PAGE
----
A skyquake is a phenomenon where a loud booming sound is reported to originate from the sky. The sound may cause noticeable vibration in a building or across a particular area. Those who experience skyquakes typically do not have a clear explanation for what caused them and they are perceived as mysterious.

They have been heard in several locations around the world, including the banks of the river Ganges, Marwadi/Marawadi (मरवड़ी/मराड़ी) village in Himachal Pradesh, the East Coast and inland Finger Lakes of the United States, the city of Hudson, Wisconsin, the Magic Valley in south-central Idaho, Colombia, Southern Canada, as well as areas of the North Sea, Japan, Finland, Australia, Italy, Ireland, India, The Netherlands, Norway, Tierra del Fuego in Argentina, the United Kingdom, Mexico, Jakarta, and Java.

Local namesEdit

Names (according to area) are:

They have been reported from an Adriatic island in 1824; Western Australia, South Australia and Victoria in Australia; Belgium; frequently on calm summer days in the Bay of Fundy, Canada; Lough Neagh in Northern Ireland; Scotland; Passamaquoddy Bay, New Brunswick; Cedar Keys, Florida; Franklinville, New York in 1896; and northern Georgia in the United States.[5]

Their sound has been described as being like distant but inordinately loud thunder while no clouds are in the sky large enough to generate lightning. Those familiar with the sound of cannon fire say the sound is nearly identical. The booms occasionally cause shock waves that rattle plates. Early white settlers in North America were told by the native Haudenosaunee Iroquois that the booms were the sound of the Great Spirit continuing his work of shaping the earth.

The terms "mistpouffers" and "Seneca guns" both originate in Seneca Lake, NY, and refer to the rumble of artillery fire. James Fenimore Cooper, author of The Last of the Mohicans, wrote "The Lake Gun" in 1850, a short story describing the phenomenon heard at Seneca Lake, which seems to have popularized the terms.


Their origin has not been positively identified. They have been explained as:

  • Coronal mass ejection CMEs often generate shock waves similar to what happens when an aircraft flies at a speed higher than the speed of sound in Earth's atmosphere (sonic boom). The solar wind's equivalent of a sonic boom can accelerate protons up to millions of miles per minute—as much as 40 percent of the speed of light.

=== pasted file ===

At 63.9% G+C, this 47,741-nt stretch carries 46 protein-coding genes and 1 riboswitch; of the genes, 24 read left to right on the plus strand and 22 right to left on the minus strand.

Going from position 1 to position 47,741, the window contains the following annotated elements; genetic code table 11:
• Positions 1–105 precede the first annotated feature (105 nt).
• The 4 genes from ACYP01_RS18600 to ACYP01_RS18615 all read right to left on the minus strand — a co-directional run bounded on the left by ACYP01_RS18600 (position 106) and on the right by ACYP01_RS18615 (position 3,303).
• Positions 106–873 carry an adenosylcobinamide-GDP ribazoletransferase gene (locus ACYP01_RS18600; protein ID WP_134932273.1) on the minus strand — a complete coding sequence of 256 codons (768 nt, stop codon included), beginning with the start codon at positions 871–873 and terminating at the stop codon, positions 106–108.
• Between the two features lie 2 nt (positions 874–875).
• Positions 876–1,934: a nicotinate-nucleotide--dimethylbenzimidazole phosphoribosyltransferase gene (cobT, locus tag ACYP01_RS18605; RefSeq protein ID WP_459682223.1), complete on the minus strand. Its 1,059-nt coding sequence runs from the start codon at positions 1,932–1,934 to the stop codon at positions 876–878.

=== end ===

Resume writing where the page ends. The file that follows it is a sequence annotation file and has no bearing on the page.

• Meteors entering the atmosphere causing sonic booms.
  • Gas:
    • Gas escaping from vents in the Earth's surface.
    • With lakes, bio gas from decaying vegetation trapped beneath the lake bottoms suddenly bursting forth. This is plausible, since Cayuga Lake and Seneca Lake are two large and deep lakes.
    • Explosive release of less volatile gases generated as limestone decays in underwater caves.
  • Military aircraft creating sonic booms (though this origin cannot explain occurrences before supersonic flight started).
  • Shallow earthquakes can generate sound waves with little ground vibration. The "booming" sound is heard only in a localized area around the epicenter.[6] [7]
  • Underwater caves collapsing, and the air rapidly rising to the surface.
  • Possible resonance from solar and/or earth magnetic activity inducing sounds.[8]
  • Volcanic eruptions
  • Weather
  • Earthquake
  • Avalanches, either natural or human-made for avalanche control.
  • Atmospheric ducting where distant thunder or other sounds are propagated across long distances due to travel through distinct atmospheric layers.[9]

See alsoEdit


  1. ^ T.D. LaTouche, "On the Sounds Known as Barisal Guns", Report (1890-8) of the annual meeting By British Association for the Advancement of Science, Issue 60, pp. 800.
  2. ^ Eraldo Baldini, "Tenebrosa Romagna", Il Ponte Vecchio, 2014, p. 21.
  3. ^ William R. Corliss, Earthquakes, Tides, Unidentified Sounds, and related phenomena (The Sourcebook Project, 1983).
  4. ^ M.G.J.Minnaert, De Natuurkunde van 't Vrije Veld, Deel 2: Geluid, Warmte, Elektriciteit, § 48: Mistpoeffers, bladzijden 63-64.
  5. ^ Appletons' Annual Cyclopaedia and Register of Important Events. 1899. p. 440.
  6. ^ Earthquake Booms, Seneca Guns, and Other Sounds,, 2013-10-29
  7. ^ "Milkshakes: unusual earthquakes strike Wisconsin". Ars Technica. 2013-02-25. Retrieved 2013-02-25.
  8. ^ Dimitar Ouzounov; Sergey Pulinets; Alexey Romanov; Alexander Romanov; Konstantin Tsybulya; Dimitri Davidenko; Menas Kafatos; Patrick Taylor (2011). "Atmosphere-Ionosphere Response to the M9 Tohoku Earthquake Revealed by Joined Satellite and Ground Observations. Preliminary results". arXiv:1105.2841 [physics.geo-ph].
  9. ^ Wilson, D. Keith; Noble, John M.; Coleman, Mark A. (2003-10-01). "Sound Propagation in the Nocturnal Boundary Layer". Journal of the Atmospheric Sciences. 60 (20): 2473–2486. doi:10.1175/1520-0469(2003)060<2473:SPITNB>2.0.CO;2. ISSN 0022-4928.